Building the Squat and Deadlift


Building The Squat & Deadlift

The squat and the deadlift have many similarities. Regardless of the style used in either lift (wide stance, close stance, low or parallel), both use the same muscle groups to a greater or lesser degree. It stands to reason that it is possible and highly effective to build both lifts at the same time. I mean any style of squat or deadlift. If you select your exercises correctly, squats will build deadlifts and deadlifts will build squats. Limiting oneself to just one style of squat or one style of deadlift is less than ideal for this purpose. Why? Over development in some muscle groups will occur while leaving other muscle groups underdeveloped. Underdeveloped muscles will bring progress to a grinding halt at some point. By using combinations of exercises, one can work all areas equally leading to a balanced strength ratio in the needed muscle groups.

To accomplish the goal of a large deadlift (of any style) and a large squat (of any style), I have put together what I consider to be a selection of fool proof exercises. Raising one of these exercises is not sufficient – you must raise them all.

There are 4 main categories of exercises I consider to be most important:

  • Pulls
  • Squats
  • Torso work
  • Grip work

Let’s break them down further and pick out the best of the best.



Various types of pulls can be used to build strong hamstrings, the prime movers in deadlifts & a highly active muscle group in the powerlifting style squat. I consider 3 types of pulls to be king:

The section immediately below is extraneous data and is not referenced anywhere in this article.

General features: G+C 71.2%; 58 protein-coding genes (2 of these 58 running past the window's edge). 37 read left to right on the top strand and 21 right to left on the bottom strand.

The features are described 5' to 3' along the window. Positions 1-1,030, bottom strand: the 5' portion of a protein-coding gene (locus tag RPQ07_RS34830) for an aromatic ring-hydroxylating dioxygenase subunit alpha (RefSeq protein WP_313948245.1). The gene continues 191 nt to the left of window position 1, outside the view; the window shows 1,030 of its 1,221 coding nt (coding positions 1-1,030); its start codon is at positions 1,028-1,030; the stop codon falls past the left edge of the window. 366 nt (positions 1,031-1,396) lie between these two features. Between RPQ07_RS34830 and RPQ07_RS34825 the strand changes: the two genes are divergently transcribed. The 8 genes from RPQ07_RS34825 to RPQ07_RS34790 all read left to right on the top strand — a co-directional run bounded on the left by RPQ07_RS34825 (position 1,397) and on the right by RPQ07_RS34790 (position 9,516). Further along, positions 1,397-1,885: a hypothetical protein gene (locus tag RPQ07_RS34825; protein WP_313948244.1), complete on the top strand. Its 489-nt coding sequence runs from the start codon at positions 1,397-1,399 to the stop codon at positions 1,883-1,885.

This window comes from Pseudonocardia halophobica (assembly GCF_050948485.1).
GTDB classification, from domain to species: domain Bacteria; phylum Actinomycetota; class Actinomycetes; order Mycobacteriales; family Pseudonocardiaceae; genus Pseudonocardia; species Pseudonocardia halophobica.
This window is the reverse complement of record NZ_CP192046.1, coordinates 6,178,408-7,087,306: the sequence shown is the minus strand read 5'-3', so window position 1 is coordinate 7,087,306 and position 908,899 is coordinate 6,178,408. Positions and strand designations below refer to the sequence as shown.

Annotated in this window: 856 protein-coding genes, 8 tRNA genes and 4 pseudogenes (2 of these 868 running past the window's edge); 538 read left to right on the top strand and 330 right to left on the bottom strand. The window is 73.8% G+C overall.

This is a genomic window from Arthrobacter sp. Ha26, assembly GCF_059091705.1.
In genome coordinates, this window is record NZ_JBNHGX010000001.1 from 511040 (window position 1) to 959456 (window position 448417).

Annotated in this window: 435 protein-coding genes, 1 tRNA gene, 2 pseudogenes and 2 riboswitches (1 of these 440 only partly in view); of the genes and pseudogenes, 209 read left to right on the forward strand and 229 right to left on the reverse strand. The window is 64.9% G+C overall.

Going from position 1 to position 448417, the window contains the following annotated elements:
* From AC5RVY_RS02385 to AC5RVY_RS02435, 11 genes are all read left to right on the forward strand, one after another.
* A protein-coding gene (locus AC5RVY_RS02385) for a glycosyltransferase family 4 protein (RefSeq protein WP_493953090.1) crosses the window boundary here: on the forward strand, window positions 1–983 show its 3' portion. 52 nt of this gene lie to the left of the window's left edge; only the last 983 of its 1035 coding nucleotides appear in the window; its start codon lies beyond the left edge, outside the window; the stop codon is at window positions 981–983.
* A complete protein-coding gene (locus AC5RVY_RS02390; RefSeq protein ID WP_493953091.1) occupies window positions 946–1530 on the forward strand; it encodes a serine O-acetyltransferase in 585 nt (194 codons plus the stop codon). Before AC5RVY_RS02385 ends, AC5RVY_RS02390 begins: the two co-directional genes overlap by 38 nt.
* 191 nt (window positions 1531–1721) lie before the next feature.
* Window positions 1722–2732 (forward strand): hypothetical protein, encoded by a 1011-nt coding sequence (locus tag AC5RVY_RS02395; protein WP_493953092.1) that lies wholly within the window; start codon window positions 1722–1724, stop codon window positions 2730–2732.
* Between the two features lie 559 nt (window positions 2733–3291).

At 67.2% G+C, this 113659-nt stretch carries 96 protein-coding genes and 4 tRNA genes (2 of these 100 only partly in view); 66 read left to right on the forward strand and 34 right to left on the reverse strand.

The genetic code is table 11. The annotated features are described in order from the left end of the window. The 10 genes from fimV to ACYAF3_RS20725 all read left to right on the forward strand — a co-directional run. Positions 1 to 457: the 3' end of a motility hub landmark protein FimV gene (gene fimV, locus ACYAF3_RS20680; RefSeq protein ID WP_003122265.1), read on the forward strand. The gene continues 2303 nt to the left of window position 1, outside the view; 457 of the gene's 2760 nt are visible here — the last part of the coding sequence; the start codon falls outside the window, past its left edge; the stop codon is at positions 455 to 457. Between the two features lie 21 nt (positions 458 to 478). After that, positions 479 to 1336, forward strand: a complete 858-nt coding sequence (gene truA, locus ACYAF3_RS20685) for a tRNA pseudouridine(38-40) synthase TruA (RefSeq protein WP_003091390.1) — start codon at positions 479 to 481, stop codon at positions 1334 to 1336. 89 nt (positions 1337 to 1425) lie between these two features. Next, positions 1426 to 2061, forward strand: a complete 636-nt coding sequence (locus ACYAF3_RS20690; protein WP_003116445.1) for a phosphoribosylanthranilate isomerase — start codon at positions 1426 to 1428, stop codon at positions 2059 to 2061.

Ultra-wide sumo deadlifts – spread the feet out so that they are as wide as possible(on an olympic bar they should be an inch away from the plates). The feet should be turned slightly outwards. The hips should be pushed to the rear. Using a grip of your choice, rock the hips downwards whilst simultaneously pushing the knees outwards and pull the bar up. As the bar rises, pull it back into your hips to lock it out. Lower and repeat. Any type of heavy pull should be performed with a deep breath in the abdomen to keep the torso secure. These can also be performed whilst standing on blocks to increase the difficulty and provide variety. Use a mixed or double overhand grip.

Snatch grip deadlifts – the hand placing should be wide. On an olympic bar, the minimum width should be so that the little finger should be touching the rings. Keeping the head up and the chest high, rock the hips downwards and pull up to separate the bar from the floor. As it rises, pull it towards the hips to complete a rep. Lower and repeat. To increase the difficulty stand on blocks to increase the ROM. I like to mix the grip in this style which is not a highly practiced technique but it is highly effective.

Defecit deadlifts – Stand on blocks 2-3 inches high. The style of execution is very similar to the snatch grip deadlift. Use the same cues – head up, chest high, pull the bar up and back towards the hips to lockout. Use a mixed or double overhand grip.



In my opinion, front squats are the unrivalled king of squats. If done correctly they ensure a super training response to the entire spine, from low down to the thoracic region, the hip adductor’s, glutes & quads.